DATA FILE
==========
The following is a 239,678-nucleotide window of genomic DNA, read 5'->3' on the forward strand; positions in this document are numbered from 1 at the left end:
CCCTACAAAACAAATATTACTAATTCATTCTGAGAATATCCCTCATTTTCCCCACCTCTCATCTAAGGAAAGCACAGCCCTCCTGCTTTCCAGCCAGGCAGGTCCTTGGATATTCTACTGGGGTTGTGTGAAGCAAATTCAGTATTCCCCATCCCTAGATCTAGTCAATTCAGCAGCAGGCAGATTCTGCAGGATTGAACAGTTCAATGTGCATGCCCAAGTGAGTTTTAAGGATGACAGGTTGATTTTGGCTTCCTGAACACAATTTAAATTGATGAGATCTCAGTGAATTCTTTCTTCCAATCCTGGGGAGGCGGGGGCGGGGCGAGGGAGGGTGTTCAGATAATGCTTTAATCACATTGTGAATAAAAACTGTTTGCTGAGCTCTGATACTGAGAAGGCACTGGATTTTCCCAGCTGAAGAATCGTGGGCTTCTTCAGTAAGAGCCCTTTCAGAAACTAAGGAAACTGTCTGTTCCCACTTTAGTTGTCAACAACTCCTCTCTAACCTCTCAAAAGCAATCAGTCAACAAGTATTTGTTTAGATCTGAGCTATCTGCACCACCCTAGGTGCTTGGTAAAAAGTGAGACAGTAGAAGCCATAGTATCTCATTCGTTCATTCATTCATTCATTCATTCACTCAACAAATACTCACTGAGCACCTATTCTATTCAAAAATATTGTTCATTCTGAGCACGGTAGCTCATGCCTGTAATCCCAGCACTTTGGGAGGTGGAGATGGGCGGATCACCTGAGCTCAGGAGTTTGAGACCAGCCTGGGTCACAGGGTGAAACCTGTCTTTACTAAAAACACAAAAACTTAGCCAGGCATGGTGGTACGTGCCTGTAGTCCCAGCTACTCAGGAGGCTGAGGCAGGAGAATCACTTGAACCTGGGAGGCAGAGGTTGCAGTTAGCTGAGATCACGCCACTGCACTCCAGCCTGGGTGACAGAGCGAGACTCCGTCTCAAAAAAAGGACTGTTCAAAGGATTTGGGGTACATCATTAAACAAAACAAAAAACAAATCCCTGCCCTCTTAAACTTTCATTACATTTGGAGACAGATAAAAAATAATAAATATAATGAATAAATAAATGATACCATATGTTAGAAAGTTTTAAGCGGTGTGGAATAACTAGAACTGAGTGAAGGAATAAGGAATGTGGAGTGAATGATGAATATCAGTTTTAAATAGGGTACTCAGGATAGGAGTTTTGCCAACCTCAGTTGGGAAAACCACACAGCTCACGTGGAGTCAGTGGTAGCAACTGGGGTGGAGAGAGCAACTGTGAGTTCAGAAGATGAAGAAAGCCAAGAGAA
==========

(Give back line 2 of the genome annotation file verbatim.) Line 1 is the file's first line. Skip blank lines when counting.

CCCTACAAAACAAATATTACTAATTCATTCTGAGAATATCCCTCATTTTCCCCACCTCTCATCTAAGGAAAGCACAGCCCTCCTGCTTTCCAGCCAGGCAGGTCCTTGGATATTCTACTGGGGTTGTGTGAAGCAAATTCAGTATTCCCCATCCCTAGATCTAGTCAATTCAGCAGCAGGCAGATTCTGCAGGATTGAACAGTTCAATGTGCATGCCCAAGTGAGTTTTAAGGATGACAGGTTGATTTTGGCTTCCTGAACACAATTTAAATTGATGAGATCTCAGTGAATTCTTTCTTCCAATCCTGGGGAGGCGGGGGCGGGGCGAGGGAGGGTGTTCAGATAATGCTTTAATCACATTGTGAATAAAAACTGTTTGCTGAGCTCTGATACTGAGAAGGCACTGGATTTTCCCAGCTGAAGAATCGTGGGCTTCTTCAGTAAGAGCCCTTTCAGAAACTAAGGAAACTGTCTGTTCCCACTTTAGTTGTCAACAACTCCTCTCTAACCTCTCAAAAGCAATCAGTCAACAAGTATTTGTTTAGATCTGAGCTATCTGCACCACCCTAGGTGCTTGGTAAAAAGTGAGACAGTAGAAGCCATAGTATCTCATTCGTTCATTCATTCATTCATTCATTCACTCAACAAATACTCACTGAGCACCTATTCTATTCAAAAATATTGTTCATTCTGAGCACGGTAGCTCATGCCTGTAATCCCAGCACTTTGGGAGGTGGAGATGGGCGGATCACCTGAGCTCAGGAGTTTGAGACCAGCCTGGGTCACAGGGTGAAACCTGTCTTTACTAAAAACACAAAAACTTAGCCAGGCATGGTGGTACGTGCCTGTAGTCCCAGCTACTCAGGAGGCTGAGGCAGGAGAATCACTTGAACCTGGGAGGCAGAGGTTGCAGTTAGCTGAGATCACGCCACTGCACTCCAGCCTGGGTGACAGAGCGAGACTCCGTCTCAAAAAAAGGACTGTTCAAAGGATTTGGGGTACATCATTAAACAAAACAAAAAACAAATCCCTGCCCTCTTAAACTTTCATTACATTTGGAGACAGATAAAAAATAATAAATATAATGAATAAATAAATGATACCATATGTTAGAAAGTTTTAAGCGGTGTGGAATAACTAGAACTGAGTGAAGGAATAAGGAATGTGGAGTGAATGATGAATATCAGTTTTAAATAGGGTACTCAGGATAGGAGTTTTGCCAACCTCAGTTGGGAAAACCACACAGCTCACGTGGAGTCAGTGGTAGCAACTGGGGTGGAGAGAGCAACTGTGAGTTCAGAAGATGAAGAAAGCCAAGAGAA